Tuesday, 10 February 2015
Black Dragons (1942)
It didn't take long for Hollywood's poverty row film makers to respond to the changed political landscape after Pearl Harbor. This film - and I doubt it was the first - appeared on screens less than three months later.
Because make no mistake, despite being in a "Horror Classics" set, this is a war time spy thriller (for certain very loose definitions of "thriller"), without a hint of actual horror to be seen. Mill Creek's attention to detail remains as good as ever.
A group of American businessmen are having a convivial meeting in which they discuss their mutual efforts to sabotage the war effort: engineering strikes at their factories, producing faulty parts, misspending research grants, and so forth.
Why do these men hate their country so much? Why, because they are not who they appear to be! They are Japanese agents, surgically altered by a Nazi plastic surgeon to exactly resemble murdered American businessmen. This nefarious plan is the work of the Black Dragon Society, hence the movie's title.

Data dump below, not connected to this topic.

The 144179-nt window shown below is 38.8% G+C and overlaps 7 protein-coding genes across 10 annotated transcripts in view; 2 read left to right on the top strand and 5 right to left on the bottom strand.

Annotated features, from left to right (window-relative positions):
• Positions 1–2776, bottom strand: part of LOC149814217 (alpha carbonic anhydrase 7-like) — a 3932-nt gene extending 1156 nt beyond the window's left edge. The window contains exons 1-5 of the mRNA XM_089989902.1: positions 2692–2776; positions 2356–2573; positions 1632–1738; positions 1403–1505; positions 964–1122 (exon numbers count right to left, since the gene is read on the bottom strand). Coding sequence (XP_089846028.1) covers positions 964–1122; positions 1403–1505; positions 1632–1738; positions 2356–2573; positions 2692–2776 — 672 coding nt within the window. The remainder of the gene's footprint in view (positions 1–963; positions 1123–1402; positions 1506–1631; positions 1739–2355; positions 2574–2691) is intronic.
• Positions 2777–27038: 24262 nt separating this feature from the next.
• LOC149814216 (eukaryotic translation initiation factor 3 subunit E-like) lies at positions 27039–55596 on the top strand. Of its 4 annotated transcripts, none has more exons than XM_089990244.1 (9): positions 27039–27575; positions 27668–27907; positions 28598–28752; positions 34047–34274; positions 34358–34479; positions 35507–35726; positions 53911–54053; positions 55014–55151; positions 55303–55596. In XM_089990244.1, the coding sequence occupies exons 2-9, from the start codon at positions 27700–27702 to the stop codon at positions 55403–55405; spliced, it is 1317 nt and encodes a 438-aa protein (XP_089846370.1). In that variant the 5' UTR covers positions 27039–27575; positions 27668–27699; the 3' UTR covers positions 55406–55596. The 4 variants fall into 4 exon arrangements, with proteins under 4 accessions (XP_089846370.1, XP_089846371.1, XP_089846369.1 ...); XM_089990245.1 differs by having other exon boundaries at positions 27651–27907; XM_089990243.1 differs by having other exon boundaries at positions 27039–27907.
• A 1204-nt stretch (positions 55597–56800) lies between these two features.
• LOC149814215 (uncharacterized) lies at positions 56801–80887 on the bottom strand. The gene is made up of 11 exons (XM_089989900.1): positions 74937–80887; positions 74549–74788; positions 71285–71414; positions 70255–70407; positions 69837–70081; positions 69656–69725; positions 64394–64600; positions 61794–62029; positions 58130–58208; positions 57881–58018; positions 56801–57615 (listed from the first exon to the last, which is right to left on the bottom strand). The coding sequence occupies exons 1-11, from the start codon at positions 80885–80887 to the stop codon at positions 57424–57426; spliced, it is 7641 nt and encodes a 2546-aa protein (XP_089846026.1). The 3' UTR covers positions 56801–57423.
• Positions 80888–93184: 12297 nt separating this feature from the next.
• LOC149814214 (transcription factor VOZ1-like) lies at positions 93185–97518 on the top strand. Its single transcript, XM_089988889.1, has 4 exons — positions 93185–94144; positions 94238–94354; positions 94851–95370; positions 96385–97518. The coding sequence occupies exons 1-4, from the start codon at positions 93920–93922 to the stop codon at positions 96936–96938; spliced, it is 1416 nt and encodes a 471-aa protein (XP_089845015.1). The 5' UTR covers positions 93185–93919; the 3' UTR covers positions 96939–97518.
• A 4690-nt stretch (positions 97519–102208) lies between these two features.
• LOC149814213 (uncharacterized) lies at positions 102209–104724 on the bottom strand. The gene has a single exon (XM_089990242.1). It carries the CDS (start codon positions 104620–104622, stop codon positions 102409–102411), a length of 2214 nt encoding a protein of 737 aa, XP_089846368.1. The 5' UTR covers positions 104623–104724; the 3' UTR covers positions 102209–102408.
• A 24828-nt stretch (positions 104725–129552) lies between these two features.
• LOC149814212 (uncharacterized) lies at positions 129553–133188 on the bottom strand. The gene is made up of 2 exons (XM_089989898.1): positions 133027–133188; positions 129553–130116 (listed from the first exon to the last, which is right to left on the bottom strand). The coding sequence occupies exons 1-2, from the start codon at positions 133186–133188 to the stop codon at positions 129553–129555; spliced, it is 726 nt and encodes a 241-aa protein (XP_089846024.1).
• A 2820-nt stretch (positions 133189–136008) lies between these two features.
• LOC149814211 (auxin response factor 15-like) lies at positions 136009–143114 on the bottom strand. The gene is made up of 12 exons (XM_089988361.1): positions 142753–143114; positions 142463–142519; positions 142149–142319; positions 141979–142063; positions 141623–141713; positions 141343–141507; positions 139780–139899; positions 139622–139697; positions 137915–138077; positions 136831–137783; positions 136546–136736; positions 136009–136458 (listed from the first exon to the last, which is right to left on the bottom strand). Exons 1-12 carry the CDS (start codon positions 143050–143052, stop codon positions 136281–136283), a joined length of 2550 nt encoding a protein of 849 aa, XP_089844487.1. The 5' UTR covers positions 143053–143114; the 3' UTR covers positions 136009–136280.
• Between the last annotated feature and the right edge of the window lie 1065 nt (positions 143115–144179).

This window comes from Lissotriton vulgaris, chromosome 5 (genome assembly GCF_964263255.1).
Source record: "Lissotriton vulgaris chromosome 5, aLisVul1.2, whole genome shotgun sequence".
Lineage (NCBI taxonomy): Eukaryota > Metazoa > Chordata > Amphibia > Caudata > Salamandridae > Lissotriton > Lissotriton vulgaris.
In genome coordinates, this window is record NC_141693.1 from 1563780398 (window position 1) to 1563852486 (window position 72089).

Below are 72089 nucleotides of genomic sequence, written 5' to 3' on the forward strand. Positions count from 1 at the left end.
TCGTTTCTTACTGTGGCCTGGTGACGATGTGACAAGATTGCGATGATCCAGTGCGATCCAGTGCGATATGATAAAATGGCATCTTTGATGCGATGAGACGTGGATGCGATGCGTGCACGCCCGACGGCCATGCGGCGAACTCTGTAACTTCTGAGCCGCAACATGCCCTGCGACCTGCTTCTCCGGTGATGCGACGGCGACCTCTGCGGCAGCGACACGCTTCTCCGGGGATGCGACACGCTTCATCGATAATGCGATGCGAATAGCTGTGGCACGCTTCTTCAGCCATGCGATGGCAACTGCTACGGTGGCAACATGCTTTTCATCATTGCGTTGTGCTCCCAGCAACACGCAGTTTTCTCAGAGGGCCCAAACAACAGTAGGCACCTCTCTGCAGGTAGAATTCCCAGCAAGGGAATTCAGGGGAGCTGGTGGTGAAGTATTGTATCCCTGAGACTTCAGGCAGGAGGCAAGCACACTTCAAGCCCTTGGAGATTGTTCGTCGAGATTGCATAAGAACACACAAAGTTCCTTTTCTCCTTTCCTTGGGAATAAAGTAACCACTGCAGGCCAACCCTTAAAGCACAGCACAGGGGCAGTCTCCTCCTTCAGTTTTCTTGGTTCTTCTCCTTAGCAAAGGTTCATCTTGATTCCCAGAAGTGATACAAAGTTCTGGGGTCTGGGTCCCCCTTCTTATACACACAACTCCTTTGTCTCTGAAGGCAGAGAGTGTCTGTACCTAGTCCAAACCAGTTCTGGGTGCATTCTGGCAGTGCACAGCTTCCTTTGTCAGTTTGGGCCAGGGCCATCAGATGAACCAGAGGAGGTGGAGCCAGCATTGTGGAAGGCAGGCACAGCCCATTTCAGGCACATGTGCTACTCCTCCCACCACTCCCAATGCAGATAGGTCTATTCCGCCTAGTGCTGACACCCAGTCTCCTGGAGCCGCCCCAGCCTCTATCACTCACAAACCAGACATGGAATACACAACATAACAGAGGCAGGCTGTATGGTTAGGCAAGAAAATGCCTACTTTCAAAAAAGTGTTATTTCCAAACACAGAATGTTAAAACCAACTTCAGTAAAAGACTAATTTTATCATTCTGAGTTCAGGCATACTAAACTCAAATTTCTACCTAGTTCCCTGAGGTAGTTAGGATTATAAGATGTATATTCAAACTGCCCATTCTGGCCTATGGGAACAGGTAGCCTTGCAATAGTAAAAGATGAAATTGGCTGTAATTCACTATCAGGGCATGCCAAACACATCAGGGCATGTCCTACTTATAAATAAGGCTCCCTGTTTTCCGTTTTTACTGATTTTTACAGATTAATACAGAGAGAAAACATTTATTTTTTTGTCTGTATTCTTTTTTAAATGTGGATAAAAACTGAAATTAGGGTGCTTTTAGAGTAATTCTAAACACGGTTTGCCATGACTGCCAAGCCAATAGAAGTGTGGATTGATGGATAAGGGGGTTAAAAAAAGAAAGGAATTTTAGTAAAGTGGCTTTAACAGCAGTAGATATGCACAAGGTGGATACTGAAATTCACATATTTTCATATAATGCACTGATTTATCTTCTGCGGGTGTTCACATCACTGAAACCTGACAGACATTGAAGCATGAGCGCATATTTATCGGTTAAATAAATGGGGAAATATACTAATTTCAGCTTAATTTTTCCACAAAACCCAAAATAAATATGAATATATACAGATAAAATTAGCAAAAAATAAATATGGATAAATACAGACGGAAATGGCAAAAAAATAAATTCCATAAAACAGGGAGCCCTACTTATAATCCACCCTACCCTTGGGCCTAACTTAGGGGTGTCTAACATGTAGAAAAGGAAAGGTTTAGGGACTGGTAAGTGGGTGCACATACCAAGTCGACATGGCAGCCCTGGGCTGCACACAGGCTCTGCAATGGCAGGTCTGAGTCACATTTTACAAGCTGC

The Society got a little too clever for their own good, though. They double-crossed the plastic surgeon and threw him in their dungeon. This is a poor way to treat one's allies, but the film waves this off with the claim that the best way to keep the mission secret is to kill everyone who knows of it. But they don't kill him outright: first they throw him in a dungeon with another prisoner, who they just happen to mention will soon be released.
Magically, the plastic surgeon then switches appearances with the other prisoner, and makes his escape. He then travels to the US to wreak his revenge by murdering all the Japanese agents.
That synopsis might make the Nazi sound like the protagonist, but that would not have been a smart idea in 1942 (or now, for that matter). The structure of the film ensures that this isn't the case - all that info I gave you is basically exposition we get in the last five minutes, after he's done a-murderin'. To be honest, the film really doesn't have a protagonist. Stuff just kind of happens on screen, and then we get exposition to explain it (or explain the motivations, anyway - how the plastic surgeon can perform surgery in a prison cell, or disappear at a moment's notice whenever the script requires it, is never explained).
This is very much a product of its time, and a second-rate product at that. You can safely skip it.